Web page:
With more than 100 murders this year, Charlotte neighbors worry about where city is headed

The city of Charlotte has had more than 100 homicides this year, with four of them happening since Thanksgiving. 

The last one was in an east Charlotte neighborhood where some say they've lived for decades and never seen that type of violence.  Neighbors say they're not happy with the way things have changed over time. 

"I’ve been here for over 20 years and when I first moved here the area was real quiet but over time it has gotten to where I hear shots at night," Tim Clark said. 

Tire marks and charred grass are all that's left on Barrington Drive where a man was shot before the car he was in was then set on fire. The victim was identified as 49-year-old Perry Demetius Bostic Tuesday.

This homicide marks 103, bringing us to one of the highest murder rates since the city has been keeping record. 

"That is way too many. One is too many and the year is not even out yet," Clark said. 

City leaders are asking for an end to the violence and police have started initiatives to reduce the skyrocketing homicide rate. 

"We must change the path that we have taken this year. We must change that path,” Mayor Vi Lyles said.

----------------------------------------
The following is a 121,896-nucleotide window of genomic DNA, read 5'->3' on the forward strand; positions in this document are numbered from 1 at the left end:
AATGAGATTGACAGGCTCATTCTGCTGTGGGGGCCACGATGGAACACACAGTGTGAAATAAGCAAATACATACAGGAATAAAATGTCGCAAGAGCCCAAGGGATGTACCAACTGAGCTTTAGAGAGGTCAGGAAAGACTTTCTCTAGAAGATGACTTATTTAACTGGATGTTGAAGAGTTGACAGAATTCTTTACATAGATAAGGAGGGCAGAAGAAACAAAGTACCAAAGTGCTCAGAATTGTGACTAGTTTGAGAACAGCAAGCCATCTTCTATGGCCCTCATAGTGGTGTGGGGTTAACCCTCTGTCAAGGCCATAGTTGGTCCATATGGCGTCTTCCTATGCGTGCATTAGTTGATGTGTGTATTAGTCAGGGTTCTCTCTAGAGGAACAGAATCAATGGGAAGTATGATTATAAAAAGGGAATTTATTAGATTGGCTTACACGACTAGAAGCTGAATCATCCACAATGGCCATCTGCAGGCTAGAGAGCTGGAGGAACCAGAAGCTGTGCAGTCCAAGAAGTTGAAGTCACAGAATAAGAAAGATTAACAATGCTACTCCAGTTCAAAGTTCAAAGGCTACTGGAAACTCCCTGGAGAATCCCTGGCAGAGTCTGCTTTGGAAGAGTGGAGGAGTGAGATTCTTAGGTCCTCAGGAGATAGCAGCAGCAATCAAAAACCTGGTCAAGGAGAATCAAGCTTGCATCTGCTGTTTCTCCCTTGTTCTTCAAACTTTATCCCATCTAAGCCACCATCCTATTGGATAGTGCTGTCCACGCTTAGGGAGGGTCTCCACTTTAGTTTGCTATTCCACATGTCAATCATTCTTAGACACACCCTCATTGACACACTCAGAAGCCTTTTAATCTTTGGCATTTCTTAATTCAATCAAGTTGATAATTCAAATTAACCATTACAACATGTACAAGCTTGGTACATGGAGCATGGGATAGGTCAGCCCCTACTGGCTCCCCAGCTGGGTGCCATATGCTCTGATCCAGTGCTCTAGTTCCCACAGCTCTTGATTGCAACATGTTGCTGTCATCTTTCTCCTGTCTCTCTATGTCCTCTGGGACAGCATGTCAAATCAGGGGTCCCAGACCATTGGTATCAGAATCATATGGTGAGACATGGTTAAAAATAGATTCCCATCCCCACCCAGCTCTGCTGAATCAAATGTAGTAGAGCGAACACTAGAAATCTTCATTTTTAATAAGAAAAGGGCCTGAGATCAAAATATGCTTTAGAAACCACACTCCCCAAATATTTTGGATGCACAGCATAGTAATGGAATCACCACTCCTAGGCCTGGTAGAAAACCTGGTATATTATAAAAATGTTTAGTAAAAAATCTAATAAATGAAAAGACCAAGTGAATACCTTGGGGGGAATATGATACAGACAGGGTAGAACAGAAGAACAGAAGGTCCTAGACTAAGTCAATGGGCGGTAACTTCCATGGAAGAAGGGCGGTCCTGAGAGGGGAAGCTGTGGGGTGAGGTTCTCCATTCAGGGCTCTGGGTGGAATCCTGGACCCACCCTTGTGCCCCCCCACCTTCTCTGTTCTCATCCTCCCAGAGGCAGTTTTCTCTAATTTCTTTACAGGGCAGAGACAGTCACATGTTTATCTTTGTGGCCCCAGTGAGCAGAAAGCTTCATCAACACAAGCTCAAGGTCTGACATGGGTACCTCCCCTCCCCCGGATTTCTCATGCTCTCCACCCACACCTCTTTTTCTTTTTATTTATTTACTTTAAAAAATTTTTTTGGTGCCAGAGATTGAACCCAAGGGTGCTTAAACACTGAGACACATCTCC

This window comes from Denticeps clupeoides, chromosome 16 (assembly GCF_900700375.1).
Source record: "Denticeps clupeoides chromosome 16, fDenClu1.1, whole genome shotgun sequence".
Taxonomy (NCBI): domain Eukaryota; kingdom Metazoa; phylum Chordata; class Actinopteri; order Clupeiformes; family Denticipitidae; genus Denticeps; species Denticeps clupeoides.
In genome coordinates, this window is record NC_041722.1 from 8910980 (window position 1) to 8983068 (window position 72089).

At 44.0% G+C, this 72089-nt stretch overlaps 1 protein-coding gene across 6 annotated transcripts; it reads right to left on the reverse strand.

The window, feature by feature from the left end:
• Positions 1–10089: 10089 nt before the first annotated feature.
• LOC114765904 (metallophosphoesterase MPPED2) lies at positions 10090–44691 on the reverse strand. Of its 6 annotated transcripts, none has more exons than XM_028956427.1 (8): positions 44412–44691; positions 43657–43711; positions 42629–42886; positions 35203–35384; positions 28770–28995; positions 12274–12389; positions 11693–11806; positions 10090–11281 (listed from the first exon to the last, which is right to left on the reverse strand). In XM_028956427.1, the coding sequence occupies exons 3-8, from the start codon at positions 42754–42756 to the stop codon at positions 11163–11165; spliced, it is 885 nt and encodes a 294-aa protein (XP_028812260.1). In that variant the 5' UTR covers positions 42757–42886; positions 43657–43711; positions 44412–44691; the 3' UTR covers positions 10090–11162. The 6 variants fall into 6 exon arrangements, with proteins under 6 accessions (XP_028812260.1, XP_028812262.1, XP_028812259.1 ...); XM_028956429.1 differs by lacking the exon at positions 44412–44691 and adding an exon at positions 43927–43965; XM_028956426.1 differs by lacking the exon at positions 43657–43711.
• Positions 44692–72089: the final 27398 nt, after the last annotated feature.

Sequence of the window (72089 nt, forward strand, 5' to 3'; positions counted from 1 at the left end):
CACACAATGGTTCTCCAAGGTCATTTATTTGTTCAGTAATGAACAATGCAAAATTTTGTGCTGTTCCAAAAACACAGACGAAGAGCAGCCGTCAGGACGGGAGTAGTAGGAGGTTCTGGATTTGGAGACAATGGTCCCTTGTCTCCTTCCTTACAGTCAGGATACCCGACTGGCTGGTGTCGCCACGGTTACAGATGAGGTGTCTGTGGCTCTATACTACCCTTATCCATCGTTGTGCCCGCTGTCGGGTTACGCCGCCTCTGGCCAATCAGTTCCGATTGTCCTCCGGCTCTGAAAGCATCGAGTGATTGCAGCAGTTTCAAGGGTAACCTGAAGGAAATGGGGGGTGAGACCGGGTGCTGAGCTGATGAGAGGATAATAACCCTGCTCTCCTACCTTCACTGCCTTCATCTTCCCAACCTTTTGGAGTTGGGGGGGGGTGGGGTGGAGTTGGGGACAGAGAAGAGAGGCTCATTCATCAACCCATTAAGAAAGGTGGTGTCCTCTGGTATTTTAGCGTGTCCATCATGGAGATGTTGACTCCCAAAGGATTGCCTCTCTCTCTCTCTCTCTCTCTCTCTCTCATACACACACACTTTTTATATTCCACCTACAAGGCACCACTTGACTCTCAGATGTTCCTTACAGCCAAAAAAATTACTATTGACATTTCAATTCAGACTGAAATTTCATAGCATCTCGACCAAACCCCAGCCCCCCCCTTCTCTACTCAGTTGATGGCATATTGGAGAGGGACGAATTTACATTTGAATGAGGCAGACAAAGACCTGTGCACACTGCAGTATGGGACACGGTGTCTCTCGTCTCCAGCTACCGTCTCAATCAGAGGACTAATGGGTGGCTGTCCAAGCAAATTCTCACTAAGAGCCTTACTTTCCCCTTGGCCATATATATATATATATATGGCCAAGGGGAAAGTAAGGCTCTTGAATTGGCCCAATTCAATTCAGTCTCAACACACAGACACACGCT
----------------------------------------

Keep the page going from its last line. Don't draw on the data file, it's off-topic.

The shooting happed just before 7 p.m., the same time new and returning city leaders were being sworn in and weighing in on what needs to happen next. 

"In January, I will ask the city council to review the homicide cases that have occurred this year to determine the neighborhoods most impacted by violence in guns," said Mayor Lyles. 

Some say violence is expected within a city growing as fast as Charlotte. 

"When the city is building and growing this fast, crime also grows with it," said Clark.  

FOX 46 pulled the stats for Barrington Drive. The bright markers high light the crimes that have been reported over the last six months. Incidents range from robbery to aggravated assault. 

Clark says it's not homeowners in the area, but the people who are moving in and out. 

"I have good neighbors but that doesn’t control the people that come in and do what they do and keep moving,” Clark said.